Client with Pain I. Introduction A. Definitions of pain 1. "Pain is an unpleasant sensory and emotional experience associated with actual or potential tissue damage, or described in terms of such damage" International Association for the Study of Pain (IASP) (1979); this definition clarifies the multiple dimensions of pain; pain is more than a change in the nervous system; it is also reflective of the client's past pain experiences and the meaning of the pain 2. "Pain is whatever the person says it is, experienced whenever they say they are experiencing it" (McCaffery & Pasero, 1999); this definition describes the subjectivity of pain; nurses cannot know when another is experiencing pain unless it is communicated; self-report is the only valid measure of pain B. Joint Commission for Accreditation of Healthcare Organizations (JCAHO) Standards 1. Clients have the right to pain assessment a. The facility must provide pain assessment tools b. If a facility cannot treat a client for pain, such as providing a PCA pump, the client must be referred to a facility that can 2. Clients must be treated for pain and involved in their own pain management 3. Discharge planning and teaching will include pain management strategies C. At the end of life, many clients cannot communicate pain because of delirium, dementia, aphasia, motor weakness, language barriers, and other factors; if the client has any potential physical reason for discomfort, the nurse should consider the individual to have pain until proven otherwise II. Neurophysiologic Mechanisms of Pain A. Stimuli 1. The type of nerve receptor responsible for pain sensation is called a nociceptor ; these receptors are located at the ends of small afferent neurons and are woven throughout all body tissues except the brain; they are especially numerous in the skin and muscle; a non-nociceptor is a nerve fiber that does not usually transmit pain 2. Pain occurs when nociceptors are stimulated by a variety of factors (see Table 8-1) Causative Factor Example Microorganisms (e.g., virus, bacteria) Inflammation Impaired blood flow Invasive tumor Radiation Heat Electricity Obstruction Spasm Pneumonia Arthritis Angina Adenocarcinoma Treatment for cancer Sunburn Electrical burn Gallstone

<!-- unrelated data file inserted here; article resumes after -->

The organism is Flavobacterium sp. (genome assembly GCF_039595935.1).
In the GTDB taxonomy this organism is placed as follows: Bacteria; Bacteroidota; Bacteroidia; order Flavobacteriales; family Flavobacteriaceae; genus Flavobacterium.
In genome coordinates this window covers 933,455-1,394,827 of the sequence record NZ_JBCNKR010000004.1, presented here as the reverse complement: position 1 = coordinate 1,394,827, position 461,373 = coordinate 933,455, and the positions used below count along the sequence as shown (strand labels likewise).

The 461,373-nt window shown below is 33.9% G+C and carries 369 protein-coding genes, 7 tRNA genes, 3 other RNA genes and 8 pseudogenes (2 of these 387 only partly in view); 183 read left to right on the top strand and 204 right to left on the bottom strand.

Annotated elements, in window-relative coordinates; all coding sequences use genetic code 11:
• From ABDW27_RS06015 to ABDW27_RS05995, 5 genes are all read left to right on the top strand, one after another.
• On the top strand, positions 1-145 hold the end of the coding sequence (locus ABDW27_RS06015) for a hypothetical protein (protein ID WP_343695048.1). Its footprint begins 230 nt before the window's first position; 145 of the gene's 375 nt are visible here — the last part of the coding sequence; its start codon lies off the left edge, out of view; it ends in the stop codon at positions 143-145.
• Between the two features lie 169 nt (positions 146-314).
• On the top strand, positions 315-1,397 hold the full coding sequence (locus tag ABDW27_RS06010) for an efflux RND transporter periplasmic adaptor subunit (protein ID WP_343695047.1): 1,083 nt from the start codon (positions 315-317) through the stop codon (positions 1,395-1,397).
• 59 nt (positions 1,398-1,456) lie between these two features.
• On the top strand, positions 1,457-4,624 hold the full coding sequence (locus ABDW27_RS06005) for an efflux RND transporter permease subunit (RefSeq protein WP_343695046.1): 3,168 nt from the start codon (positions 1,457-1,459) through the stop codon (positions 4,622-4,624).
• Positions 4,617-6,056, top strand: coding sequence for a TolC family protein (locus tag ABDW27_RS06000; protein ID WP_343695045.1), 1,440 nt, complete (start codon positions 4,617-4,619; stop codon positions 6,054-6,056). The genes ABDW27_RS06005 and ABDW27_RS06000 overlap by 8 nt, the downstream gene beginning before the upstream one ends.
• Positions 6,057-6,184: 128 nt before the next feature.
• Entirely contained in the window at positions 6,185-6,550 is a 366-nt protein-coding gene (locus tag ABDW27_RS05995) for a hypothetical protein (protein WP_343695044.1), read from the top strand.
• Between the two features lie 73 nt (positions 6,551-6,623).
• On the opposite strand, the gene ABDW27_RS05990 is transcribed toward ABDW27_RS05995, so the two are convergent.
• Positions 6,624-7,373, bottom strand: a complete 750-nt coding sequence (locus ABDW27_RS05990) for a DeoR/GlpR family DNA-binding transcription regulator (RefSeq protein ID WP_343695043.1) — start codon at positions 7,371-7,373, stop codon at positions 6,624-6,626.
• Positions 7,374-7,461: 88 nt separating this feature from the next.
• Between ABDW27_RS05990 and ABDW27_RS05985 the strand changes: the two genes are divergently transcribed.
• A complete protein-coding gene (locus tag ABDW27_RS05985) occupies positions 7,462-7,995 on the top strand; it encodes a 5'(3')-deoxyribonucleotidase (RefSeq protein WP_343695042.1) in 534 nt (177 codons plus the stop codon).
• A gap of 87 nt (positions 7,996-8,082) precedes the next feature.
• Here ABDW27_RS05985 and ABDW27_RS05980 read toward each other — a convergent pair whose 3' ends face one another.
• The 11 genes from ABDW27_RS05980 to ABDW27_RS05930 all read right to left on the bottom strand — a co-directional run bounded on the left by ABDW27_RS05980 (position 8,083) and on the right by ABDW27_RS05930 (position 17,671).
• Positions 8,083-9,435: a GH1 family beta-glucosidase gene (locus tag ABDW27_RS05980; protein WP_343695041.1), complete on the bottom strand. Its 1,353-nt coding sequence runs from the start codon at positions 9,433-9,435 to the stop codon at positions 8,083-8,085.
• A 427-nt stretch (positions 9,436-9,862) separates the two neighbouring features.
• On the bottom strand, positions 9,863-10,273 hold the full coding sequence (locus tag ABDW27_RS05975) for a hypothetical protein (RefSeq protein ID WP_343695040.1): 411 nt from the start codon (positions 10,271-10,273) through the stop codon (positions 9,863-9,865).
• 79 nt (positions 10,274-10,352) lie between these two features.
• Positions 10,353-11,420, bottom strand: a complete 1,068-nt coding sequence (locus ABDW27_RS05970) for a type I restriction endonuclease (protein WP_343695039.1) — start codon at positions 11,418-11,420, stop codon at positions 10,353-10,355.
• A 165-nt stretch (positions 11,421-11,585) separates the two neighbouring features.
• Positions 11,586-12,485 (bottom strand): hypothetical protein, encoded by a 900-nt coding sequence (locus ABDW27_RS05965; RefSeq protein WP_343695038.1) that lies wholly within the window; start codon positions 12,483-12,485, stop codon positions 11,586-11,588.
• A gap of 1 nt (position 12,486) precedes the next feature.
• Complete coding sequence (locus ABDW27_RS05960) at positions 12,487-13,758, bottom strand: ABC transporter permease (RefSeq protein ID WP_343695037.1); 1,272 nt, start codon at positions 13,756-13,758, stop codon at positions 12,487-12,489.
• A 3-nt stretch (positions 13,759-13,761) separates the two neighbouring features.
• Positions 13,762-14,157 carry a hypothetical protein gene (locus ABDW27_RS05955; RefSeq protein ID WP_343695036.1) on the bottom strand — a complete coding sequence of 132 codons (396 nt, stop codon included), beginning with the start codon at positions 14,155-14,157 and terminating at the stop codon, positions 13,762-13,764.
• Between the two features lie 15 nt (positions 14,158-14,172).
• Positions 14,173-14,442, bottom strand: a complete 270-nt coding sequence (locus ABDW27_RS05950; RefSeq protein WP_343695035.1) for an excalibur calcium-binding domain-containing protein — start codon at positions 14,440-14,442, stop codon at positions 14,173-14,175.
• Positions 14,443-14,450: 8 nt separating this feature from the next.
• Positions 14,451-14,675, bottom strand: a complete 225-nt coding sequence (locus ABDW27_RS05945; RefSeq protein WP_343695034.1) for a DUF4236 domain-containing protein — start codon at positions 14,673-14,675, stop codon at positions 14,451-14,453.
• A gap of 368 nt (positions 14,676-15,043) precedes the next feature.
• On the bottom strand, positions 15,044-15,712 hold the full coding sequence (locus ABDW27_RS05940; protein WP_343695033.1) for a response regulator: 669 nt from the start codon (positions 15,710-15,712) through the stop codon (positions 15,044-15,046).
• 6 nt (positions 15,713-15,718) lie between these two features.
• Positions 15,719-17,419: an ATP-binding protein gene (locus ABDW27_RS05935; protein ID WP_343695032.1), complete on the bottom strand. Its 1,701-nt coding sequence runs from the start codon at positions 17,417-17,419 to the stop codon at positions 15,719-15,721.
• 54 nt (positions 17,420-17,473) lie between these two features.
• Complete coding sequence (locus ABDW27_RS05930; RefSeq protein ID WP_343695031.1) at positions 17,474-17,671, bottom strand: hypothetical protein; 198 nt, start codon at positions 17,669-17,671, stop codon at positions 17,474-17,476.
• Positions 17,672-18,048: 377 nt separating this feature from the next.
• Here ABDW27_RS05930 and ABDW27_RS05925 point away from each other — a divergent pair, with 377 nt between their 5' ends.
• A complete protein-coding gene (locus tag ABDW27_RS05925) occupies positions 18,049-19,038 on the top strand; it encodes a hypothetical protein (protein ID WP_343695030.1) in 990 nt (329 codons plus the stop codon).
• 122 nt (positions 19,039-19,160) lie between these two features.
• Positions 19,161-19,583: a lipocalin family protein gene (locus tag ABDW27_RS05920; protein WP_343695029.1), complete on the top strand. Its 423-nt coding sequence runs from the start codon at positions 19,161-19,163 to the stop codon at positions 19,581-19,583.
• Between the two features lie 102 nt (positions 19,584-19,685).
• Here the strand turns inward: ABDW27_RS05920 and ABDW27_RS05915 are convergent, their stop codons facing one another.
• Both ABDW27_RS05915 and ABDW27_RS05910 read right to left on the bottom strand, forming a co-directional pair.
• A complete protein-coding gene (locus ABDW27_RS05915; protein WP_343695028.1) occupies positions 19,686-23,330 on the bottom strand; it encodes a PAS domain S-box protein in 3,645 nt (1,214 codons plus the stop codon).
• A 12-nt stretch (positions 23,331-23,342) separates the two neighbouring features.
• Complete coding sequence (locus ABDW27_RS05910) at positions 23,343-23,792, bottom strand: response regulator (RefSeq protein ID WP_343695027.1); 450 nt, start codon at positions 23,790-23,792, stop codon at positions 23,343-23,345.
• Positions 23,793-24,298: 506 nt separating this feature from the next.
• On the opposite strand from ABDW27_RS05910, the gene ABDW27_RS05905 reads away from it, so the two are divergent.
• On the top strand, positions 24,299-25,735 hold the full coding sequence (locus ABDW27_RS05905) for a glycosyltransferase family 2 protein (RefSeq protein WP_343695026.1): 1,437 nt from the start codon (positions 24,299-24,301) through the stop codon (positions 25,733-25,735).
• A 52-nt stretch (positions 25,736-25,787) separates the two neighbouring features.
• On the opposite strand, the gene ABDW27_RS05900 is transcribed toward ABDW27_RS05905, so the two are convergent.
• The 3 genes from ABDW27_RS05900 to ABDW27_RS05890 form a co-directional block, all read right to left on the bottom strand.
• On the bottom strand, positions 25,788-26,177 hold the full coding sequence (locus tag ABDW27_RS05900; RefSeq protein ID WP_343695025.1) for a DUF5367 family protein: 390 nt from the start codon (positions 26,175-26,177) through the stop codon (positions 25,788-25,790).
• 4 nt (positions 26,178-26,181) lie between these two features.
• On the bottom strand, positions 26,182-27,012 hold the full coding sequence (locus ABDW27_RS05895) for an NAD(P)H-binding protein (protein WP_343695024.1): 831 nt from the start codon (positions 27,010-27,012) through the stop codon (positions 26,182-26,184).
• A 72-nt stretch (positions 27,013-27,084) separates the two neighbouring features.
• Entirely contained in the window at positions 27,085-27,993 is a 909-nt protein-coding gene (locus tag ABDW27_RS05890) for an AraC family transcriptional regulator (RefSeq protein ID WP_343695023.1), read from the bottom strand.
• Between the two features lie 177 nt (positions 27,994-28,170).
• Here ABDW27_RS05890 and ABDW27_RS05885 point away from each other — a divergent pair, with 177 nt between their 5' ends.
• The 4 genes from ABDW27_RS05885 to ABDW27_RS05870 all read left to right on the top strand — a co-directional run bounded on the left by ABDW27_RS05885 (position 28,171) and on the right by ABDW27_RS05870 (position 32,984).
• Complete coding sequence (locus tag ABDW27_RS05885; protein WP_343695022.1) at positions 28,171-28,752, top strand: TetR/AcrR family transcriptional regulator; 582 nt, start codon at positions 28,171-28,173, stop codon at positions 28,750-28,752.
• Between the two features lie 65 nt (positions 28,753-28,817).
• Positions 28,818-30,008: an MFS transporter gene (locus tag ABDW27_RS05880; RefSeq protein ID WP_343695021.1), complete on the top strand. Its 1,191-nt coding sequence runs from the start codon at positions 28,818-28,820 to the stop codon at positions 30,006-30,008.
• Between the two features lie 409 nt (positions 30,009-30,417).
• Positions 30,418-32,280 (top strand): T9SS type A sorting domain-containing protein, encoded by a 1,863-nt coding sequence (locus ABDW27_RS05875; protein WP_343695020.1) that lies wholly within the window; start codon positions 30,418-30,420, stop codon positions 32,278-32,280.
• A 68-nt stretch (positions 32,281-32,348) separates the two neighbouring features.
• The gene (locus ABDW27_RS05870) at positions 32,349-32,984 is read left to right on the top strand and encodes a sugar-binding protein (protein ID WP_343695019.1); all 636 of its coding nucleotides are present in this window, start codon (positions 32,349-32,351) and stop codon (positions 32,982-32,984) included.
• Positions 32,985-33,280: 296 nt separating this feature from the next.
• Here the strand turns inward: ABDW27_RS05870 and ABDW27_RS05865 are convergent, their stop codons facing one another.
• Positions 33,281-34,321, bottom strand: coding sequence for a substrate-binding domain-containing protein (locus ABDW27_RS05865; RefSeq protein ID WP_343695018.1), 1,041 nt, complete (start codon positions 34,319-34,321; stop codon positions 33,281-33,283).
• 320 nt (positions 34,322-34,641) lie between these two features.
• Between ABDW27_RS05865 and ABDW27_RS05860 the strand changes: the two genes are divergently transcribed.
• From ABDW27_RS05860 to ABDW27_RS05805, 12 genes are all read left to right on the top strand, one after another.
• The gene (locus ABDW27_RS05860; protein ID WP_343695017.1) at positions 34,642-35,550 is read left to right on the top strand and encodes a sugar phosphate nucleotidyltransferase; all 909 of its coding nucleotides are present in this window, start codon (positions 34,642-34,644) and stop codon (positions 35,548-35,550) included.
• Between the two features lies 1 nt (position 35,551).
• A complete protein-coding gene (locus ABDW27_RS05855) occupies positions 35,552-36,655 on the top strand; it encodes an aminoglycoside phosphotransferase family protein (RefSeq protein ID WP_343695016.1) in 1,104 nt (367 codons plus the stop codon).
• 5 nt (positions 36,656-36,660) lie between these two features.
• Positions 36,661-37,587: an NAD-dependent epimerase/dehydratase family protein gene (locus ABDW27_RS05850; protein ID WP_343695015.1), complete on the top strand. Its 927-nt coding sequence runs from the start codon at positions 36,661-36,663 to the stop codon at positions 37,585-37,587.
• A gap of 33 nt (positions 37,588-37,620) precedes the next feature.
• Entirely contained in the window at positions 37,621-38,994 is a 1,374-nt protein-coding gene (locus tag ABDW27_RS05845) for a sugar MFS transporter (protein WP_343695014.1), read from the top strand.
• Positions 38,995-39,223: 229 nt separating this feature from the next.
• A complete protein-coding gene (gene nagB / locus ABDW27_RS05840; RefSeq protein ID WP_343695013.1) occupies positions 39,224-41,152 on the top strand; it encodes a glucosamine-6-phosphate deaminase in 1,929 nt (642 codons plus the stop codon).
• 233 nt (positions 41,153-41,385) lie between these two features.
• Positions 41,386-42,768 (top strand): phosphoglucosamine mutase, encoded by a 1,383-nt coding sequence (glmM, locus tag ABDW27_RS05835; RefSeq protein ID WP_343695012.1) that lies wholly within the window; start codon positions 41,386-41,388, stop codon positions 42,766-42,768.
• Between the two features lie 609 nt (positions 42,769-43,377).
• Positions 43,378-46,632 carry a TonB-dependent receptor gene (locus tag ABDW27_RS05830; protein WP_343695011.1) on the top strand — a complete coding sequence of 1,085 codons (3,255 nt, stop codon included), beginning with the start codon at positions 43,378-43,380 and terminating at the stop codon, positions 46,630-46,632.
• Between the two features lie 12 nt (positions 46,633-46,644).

Compression Decreased movement Stretching/straining Fractures Swelling Chemical Muscle cramp Carpal tunnel syndrome Skeletal traction Sprained ligament Any bone Cellulitis Skin rash 3. The intensity and duration of stimuli determine the sensation; long-lasting, intense stimulation results in greater pain than brief, mild stimulation 4. Nociceptors are stimulated either by direct damage to the cell or local release of biochemical secondary to cell injury 5. Biochemical sources a. Bradykinin : an amino acid, appears to be the most potent pain-producing chemical b. Prostaglandins : chemical substances that increase the sensitivity of pain receptors by enhancing the pain-provoking effect of bradykinin c. Histamine d. Hydrogen ions e. Potassium ions B. Pain pathway (see Figure 8-1) 1. Pain is perceived by the nociceptors in the periphery of the body (e.g. skin); transmitted though small
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- Fall '17
- Adrian Hailey